Continuities are everywhere one chooses to look: the Balkans are connected to Israel to Iran to Spain to Egypt to Morrocco to Mali to the Congo to Haiti to Cuba to Colombia to New York City. Yet there is still this prevalent vantage point that “World Music” is indeed somehow fundamentally different from “Western Music”, and it is still shocking to some that non-Western sounds are making such a ripple in 2010 (the success of artists such as Omar Suleyman, and a new wave of indie musicians citing non-western influence). As if Rock and Roll itself wasn’t African American, and less directly, African in origin. As if Led Zeppelin wasn’t heavily influenced by Turkish music, or the Rolling Stones by Morroccan traditions, the Beatles by Indian Classical, Can and (early) Kraftwerk by East Asian sensibilities and African percussion, Debussey and John Cage by Indonesian Gamelan, Steve Reich and Georgy Ligetti by African polyrhythms, etc, etc, etc. Forward thinking and ground breaking modern music in the “west” has always taken cues from much older non-western sources (similar to the way modern visual art owes much to pre-modern, so called “primitive” forms).
“Those piles of ruins which you see in that narrow valley watered by the Nile, are the remains of opulent cities, the pride of the ancient kingdom of Ethiopia. There a people, now forgotten, discovered while others were yet barbarians, the elements of the arts and sciences.” – Count Volney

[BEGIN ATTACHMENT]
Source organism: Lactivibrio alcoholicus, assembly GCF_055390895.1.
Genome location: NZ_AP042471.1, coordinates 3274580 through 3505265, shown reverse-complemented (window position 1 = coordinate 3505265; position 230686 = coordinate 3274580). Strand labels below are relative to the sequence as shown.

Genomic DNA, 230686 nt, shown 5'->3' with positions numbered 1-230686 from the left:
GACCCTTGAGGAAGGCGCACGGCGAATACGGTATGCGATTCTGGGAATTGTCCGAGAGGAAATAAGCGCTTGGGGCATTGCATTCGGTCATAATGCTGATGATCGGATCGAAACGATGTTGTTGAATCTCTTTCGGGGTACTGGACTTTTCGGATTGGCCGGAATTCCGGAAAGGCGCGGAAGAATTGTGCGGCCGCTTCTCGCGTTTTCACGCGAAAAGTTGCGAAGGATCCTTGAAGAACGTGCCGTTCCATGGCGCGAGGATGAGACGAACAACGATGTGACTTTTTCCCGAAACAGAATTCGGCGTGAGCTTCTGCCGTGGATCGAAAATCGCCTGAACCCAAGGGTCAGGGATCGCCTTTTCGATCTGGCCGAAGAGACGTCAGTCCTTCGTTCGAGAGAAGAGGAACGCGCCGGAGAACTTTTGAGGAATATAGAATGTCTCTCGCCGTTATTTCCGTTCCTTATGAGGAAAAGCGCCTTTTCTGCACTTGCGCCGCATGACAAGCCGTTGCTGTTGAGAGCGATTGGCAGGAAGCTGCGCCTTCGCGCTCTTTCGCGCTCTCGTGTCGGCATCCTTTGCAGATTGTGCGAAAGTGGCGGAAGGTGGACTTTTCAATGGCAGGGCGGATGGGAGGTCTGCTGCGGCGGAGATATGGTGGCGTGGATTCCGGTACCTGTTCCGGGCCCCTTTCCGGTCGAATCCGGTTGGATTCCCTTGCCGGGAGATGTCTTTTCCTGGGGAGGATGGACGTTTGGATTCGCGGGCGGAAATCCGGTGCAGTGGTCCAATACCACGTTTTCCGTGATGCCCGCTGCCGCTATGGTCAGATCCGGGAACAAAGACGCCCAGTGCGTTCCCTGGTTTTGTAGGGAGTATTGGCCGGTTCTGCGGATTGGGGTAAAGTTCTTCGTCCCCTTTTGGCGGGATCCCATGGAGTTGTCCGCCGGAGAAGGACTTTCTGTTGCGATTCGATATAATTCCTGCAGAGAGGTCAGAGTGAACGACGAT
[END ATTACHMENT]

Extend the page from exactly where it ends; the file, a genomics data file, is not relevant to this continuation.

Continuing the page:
Humans have surely forgotten much more than we know today, with the ravage of time, after countless wars, destruction of entire cultures, libraries burnt down. By the same token, ancient musical traditions contain forms which are more advanced, more inventive, more structurally challenging, more revolutionary in every sense of the word, than any “futuristic” electronic dance music today. And in terms of the expansion of minds or total ecstatic celebration, the bits and pieces passed down to us, remnants of musical traditions reaching back to ancient times, often embody methods far superior to what you might find in today’s dance clubs. One man sitting on the island of Madagascar, singing over an insistent Rhythmelody plucked out of a single-string instrument contains all the elements of minimal techno, and with more ingenuity, more grace, more efficiency, more innovation, more raw power, than anything produced in the last 30 years.
All rhythm certainly comes from Africa, as the drum itself was invented somewhere around Kenya tens of thousands of years ago. But African music is much more than drumming, for example the various Kora traditions weaving complex melodic structures that would make Bach dizzy. To be more precise, in much of African music one finds an un-differentiated oneness of rhythm and melody, never divorced from each other by over analytical minds. Examples of this can be found in Soukous guitar, various Mbira (thumb piano) musics scattered through out the continent, Yoruba talking drums, and multiple traditions of tuned percussion instruments such as the Balafon or Marimba.
What we have seen in the last few centuries of Western musical development is a return to rhythm, after being largely divided from it for many centuries under the European Classical establishment, which reduced its importance and saw it as “primitive” and “plebean”, emblematic of the music of savages and the underclass. But in the melting pot of the Americas, a traumatic confrontation between European and African traditions became probably the most important source of innovation in the past mellenium, forming the seeds of the myriad kinds of musical styles we know today.